The song “I Got Rhythm” is a great example of this. I describe it to the students as a “gratitude laundry list of good feelings that you can have”. The A sections introduce free things to be grateful for. The B section presents a problem: we are all going to have troubled times in our lives. The last A section resolves this by revisiting our gratitude list, which we can pull out when we are down in the dumps and remember all of the things that are good in life.

The day before the shootings at Marjory Stoneman Douglas, JazzSLAM gave a presentation at Silver Lakes Elementary. The school went to a “Code Red” lockdown, which turned out to be a staged, practice drill, however, the students were very frightened and lacked focus when they came in for our presentation. I used the “I Got Rhythm” lyrics to show them how to write a gratitude list to help themselves in times of stress.

After the presentation, Ms. Cline, a fourth-grade teacher, wrote, “Students learned that music can provide you with focus. That you can calm yourself with music.” Music offers logic and predictable patterns that bring us great solace in an increasingly complex world.

DCA: And how about using music to teach math?

Mari: One of the students’ favorite things is when we do a “rhythm orchestra”. Along with our drummer, Orlando Machado, I divide the room into five groups. Each group is responsible for one of five divisions of the beat: whole note, half note, quarter note, eighth note, and sixteenth note. Orlando demonstrates the divisions and I stand in front of the class.  Each group is given different directions and kinesthetic movements for each division of the beat, eventually all clapping together to hear how the half notes, quarter notes, eighth notes & 16th notes fit into the whole note pizza. Then, the students are asked to analyze the divisions of the beat while I show them a pie chart, i.e. “How many half notes are in the whole note pizza pie?”,  “Which fraction is each half note called?”,  “What percentage would each half note be?” Other concepts like finding the common denominator to add fractions are covered. It is purely academic and the kids are having so much fun that they don’t even realize that they are learning valuable math concepts! I think every kid in America should have the opportunity to learn this way.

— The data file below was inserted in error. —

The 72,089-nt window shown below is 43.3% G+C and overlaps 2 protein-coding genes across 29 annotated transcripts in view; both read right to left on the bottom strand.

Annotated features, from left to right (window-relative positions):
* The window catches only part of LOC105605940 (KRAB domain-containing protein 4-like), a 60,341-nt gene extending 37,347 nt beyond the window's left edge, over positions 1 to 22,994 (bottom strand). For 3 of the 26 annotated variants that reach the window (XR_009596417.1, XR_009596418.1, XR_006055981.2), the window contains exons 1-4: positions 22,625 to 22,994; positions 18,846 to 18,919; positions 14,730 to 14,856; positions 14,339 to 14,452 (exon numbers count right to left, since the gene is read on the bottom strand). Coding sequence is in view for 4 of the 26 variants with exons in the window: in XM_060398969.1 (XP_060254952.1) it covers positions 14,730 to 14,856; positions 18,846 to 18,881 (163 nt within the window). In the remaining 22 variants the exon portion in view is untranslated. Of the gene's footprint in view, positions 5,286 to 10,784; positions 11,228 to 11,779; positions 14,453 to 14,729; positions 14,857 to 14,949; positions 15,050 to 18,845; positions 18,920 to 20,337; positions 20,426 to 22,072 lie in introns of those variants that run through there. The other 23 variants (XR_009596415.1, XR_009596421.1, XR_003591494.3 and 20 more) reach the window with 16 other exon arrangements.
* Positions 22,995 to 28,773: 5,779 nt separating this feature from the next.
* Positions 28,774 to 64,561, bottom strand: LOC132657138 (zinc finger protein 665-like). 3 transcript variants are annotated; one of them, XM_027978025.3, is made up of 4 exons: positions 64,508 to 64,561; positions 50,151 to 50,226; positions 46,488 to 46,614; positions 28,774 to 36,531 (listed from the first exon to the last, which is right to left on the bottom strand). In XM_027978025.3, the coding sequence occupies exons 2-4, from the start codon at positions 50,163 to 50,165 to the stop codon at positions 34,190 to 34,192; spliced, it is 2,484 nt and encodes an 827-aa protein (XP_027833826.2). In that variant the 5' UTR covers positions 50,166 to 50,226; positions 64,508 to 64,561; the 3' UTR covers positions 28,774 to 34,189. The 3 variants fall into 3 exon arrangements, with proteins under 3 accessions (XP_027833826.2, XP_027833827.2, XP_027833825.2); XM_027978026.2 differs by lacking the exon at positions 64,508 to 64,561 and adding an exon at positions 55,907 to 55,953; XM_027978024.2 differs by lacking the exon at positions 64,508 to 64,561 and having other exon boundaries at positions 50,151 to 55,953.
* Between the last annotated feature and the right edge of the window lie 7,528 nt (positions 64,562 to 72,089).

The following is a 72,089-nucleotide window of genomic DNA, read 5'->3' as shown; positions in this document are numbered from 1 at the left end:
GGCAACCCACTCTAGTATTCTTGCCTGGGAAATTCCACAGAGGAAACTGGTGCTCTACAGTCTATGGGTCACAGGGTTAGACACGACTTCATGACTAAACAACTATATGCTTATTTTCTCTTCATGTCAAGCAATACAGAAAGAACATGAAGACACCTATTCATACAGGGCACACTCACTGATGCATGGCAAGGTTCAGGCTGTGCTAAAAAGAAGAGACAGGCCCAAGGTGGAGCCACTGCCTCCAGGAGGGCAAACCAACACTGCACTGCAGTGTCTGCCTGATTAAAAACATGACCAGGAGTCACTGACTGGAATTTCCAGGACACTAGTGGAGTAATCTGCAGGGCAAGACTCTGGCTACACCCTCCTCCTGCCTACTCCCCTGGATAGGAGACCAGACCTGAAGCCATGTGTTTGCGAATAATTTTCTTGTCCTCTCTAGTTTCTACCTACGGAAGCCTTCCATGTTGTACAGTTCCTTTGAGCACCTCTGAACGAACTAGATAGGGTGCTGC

DCA: How has the program grown over the years?

Mari: The first year, we probably did four or five schools with fifty students each. When we started getting grants for the program, we were able to expand. I initially thought that I could do the program for 300 students at a time, but that turned out to be overwhelming, so we limited it to groups of up to 150 to ensure that each student receives equal opportunity to participate. At one point, JazzSLAM was serving 30 schools a year. Now, we are serving about 20 schools a year and I am also focused on growing our eLearning programs.

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DCA: Tell us more about your eLearning programs.

Mari: An educator saw me do a web learning presentation for Broward County (through Broward County Board of Education TV) and encouraged me to develop a way to present JazzSLAM nationally. Now, through the Center for Innovative Learning and Collaboration (cilc.org), we offer three eLearning programs nationwide, all of which are available for free to Title I schools. It has been really cool to hear from educators in tiny towns without supermarkets across the nation that they are using and loving JazzSLAM in their classrooms. It is one of my main goals for the future of JazzSLAM to continue to develop these programs so that JazzSLAM can reach even more students nationwide.